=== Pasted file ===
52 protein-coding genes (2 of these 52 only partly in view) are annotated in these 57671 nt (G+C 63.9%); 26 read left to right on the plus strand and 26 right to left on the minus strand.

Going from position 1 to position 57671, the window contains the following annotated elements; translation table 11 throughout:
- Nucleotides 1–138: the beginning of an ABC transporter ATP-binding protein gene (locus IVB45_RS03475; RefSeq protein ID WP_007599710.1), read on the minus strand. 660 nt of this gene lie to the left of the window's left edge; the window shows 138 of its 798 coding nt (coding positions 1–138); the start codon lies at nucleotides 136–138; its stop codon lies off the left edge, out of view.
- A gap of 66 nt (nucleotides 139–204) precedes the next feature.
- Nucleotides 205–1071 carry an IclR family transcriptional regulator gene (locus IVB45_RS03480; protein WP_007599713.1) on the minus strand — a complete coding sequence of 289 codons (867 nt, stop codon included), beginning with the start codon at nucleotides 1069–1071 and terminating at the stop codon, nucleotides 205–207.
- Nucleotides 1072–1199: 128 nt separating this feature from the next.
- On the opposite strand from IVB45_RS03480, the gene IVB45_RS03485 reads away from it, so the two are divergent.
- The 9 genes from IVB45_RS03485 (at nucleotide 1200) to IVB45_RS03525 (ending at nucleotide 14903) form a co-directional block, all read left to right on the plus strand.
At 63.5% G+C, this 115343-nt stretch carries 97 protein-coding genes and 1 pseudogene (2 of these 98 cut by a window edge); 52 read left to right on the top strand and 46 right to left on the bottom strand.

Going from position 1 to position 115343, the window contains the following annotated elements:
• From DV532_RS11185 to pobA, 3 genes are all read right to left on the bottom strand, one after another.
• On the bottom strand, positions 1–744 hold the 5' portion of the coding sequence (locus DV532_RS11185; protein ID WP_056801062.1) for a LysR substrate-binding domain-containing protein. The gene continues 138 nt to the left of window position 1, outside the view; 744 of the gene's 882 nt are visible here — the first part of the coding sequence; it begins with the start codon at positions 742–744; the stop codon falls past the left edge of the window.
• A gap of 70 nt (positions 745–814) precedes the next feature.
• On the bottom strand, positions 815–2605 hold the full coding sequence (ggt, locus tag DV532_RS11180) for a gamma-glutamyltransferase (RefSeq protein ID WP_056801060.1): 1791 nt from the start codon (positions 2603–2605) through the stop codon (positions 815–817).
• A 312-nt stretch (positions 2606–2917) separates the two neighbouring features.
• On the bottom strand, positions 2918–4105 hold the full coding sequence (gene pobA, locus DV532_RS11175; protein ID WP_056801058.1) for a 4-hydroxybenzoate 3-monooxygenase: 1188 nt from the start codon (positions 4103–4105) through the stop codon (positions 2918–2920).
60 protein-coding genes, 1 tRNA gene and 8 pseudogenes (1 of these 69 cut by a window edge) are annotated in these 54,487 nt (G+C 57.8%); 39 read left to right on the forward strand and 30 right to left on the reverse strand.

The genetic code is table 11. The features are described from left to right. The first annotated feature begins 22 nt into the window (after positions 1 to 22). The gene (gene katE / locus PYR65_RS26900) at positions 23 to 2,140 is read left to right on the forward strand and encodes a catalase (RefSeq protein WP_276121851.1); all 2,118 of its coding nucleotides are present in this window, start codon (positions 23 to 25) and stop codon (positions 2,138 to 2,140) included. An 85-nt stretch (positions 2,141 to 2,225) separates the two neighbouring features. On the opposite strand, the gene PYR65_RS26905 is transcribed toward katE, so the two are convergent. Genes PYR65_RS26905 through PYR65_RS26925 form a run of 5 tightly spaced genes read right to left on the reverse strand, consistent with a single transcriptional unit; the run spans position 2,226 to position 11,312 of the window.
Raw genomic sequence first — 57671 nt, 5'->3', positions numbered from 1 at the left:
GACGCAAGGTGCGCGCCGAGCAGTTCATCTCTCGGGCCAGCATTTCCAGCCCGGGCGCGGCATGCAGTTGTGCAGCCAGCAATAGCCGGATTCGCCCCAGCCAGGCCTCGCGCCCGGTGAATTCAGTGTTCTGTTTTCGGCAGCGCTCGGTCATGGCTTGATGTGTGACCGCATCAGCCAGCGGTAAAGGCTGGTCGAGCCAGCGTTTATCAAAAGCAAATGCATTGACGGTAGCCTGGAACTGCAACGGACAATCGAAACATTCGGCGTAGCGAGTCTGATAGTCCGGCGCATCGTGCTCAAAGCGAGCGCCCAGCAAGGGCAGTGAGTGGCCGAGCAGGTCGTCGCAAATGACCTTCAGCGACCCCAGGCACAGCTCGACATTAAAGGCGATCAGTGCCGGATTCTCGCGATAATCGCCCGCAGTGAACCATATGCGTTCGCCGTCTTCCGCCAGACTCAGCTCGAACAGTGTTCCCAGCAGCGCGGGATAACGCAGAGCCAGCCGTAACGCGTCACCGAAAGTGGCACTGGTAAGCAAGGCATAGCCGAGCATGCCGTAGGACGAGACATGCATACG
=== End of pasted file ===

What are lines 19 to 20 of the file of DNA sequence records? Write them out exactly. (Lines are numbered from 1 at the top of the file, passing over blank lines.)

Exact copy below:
Raw genomic sequence first — 57671 nt, 5'->3', positions numbered from 1 at the left:
GACGCAAGGTGCGCGCCGAGCAGTTCATCTCTCGGGCCAGCATTTCCAGCCCGGGCGCGGCATGCAGTTGTGCAGCCAGCAATAGCCGGATTCGCCCCAGCCAGGCCTCGCGCCCGGTGAATTCAGTGTTCTGTTTTCGGCAGCGCTCGGTCATGGCTTGATGTGTGACCGCATCAGCCAGCGGTAAAGGCTGGTCGAGCCAGCGTTTATCAAAAGCAAATGCATTGACGGTAGCCTGGAACTGCAACGGACAATCGAAACATTCGGCGTAGCGAGTCTGATAGTCCGGCGCATCGTGCTCAAAGCGAGCGCCCAGCAAGGGCAGTGAGTGGCCGAGCAGGTCGTCGCAAATGACCTTCAGCGACCCCAGGCACAGCTCGACATTAAAGGCGATCAGTGCCGGATTCTCGCGATAATCGCCCGCAGTGAACCATATGCGTTCGCCGTCTTCCGCCAGACTCAGCTCGAACAGTGTTCCCAGCAGCGCGGGATAACGCAGAGCCAGCCGTAACGCGTCACCGAAAGTGGCACTGGTAAGCAAGGCATAGCCGAGCATGCCGTAGGACGAGACATGCATACG